3. This is related to point #2--it leaves you wanting more
Given that it is time limited (and I know there are ways around this), it makes you quit before you're ready. Again, dogs have limited attention spans, and it's a good rule to quit while you're ahead and resist that temptation to do it "just one more time." Once you do that, you'll often find yourself on that slippery slope where the dog isn't mentally capable of continuing and by insisting on it, what you're teaching will deteriorate, which then causes you to want to keep going until you get back to the point where you were at. By the time you do stop, you and the dog are both discouraged and sick of the whole thing, and when you go back to it later, the dog is already mentally "checking out" before you've even started. Especially if you're doing something that involves either a lot of energy (mental or physical), it's best to do it in short sessions.
I've had many dogs with various training problems related to anxiety and/or fear. Once the dog has gotten up her courage to do whatever it is (which hopefully you've gradually worked on) don't make the mistake of asking her to do it over and over. Charm had a big fear of the teeter in agility. Again, this isn't an unusual fear, and I probably contributed to it in my training, but once it was there, I had to work on it (which I actually had to do twice because she regressed after slipping off of it at an outdoor show one morning when there was some frost on it that the host club hadn't removed). Since your dog only has to do the action ONE TIME in the ring, don't make her do it over and over--do it ONCE, and quit and have a party. If you were terrified of heights and I got you to climb up on the roof and you did, how would you feel if I told you to do it again? And again?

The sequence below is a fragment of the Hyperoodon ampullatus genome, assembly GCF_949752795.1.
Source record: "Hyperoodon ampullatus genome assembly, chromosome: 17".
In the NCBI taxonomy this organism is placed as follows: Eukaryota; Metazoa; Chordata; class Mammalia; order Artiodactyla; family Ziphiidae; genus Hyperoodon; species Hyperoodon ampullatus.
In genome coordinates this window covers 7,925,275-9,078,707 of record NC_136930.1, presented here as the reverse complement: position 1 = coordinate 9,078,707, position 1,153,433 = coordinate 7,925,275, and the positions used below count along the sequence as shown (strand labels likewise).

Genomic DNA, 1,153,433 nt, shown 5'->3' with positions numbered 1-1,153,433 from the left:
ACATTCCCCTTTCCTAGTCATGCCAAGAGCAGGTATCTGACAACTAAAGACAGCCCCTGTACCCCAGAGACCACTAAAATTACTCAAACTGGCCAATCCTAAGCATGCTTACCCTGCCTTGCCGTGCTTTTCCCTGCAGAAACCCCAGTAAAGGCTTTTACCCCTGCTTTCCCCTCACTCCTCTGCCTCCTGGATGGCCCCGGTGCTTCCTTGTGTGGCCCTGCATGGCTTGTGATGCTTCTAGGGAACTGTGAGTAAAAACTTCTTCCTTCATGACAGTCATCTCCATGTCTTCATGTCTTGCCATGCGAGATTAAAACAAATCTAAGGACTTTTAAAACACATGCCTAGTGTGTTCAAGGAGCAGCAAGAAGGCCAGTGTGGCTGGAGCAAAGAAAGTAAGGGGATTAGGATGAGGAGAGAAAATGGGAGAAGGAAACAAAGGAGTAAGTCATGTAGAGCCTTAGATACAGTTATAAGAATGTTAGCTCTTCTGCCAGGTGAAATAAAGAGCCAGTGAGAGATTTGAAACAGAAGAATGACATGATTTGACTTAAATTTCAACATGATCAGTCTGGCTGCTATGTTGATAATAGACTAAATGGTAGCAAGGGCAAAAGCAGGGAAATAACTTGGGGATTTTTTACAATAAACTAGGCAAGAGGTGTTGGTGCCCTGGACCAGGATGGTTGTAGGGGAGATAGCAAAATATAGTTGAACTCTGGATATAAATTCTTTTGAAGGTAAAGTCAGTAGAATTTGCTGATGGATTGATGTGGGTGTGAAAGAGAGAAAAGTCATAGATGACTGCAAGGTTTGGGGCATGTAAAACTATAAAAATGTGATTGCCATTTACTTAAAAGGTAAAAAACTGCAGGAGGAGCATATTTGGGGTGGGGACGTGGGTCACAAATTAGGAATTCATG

4. It taps into our inner child
Dogs are notoriously good at giving "unconditional regard" and it can be fun to act silly without feeling like we're being judged. Training should be a lot like play, the dog doesn't know the difference.
5. It's social
If you're taking a class, you're meeting with people once a week and chances are you all are having similar issues. People in puppy class love commiserating about their puppy's chewing, swap stories about housebreaking, and have a good time watching the other puppies. They also see progress if they work with their pups even a little bit during the week. If you show and compete, you soon find yourself going to shows and seeing the same people regularly.Since you spend a lot of tine just sitting around and waiting, soon you'll get to know each other. Some people even join dog clubs, which in the days before computers, was one of the few ways we had to connect with other similarly dog-obsessed.
6. It's an escape
Training your dog helps you live in the present. You need to forget about everything else and just concentrate on you and your dog. If you've had a bad day leave it at the door and do something fun with your dog. Sometimes just doing that can put you in a better mood. Not only that, the activity can help you both. Sweet!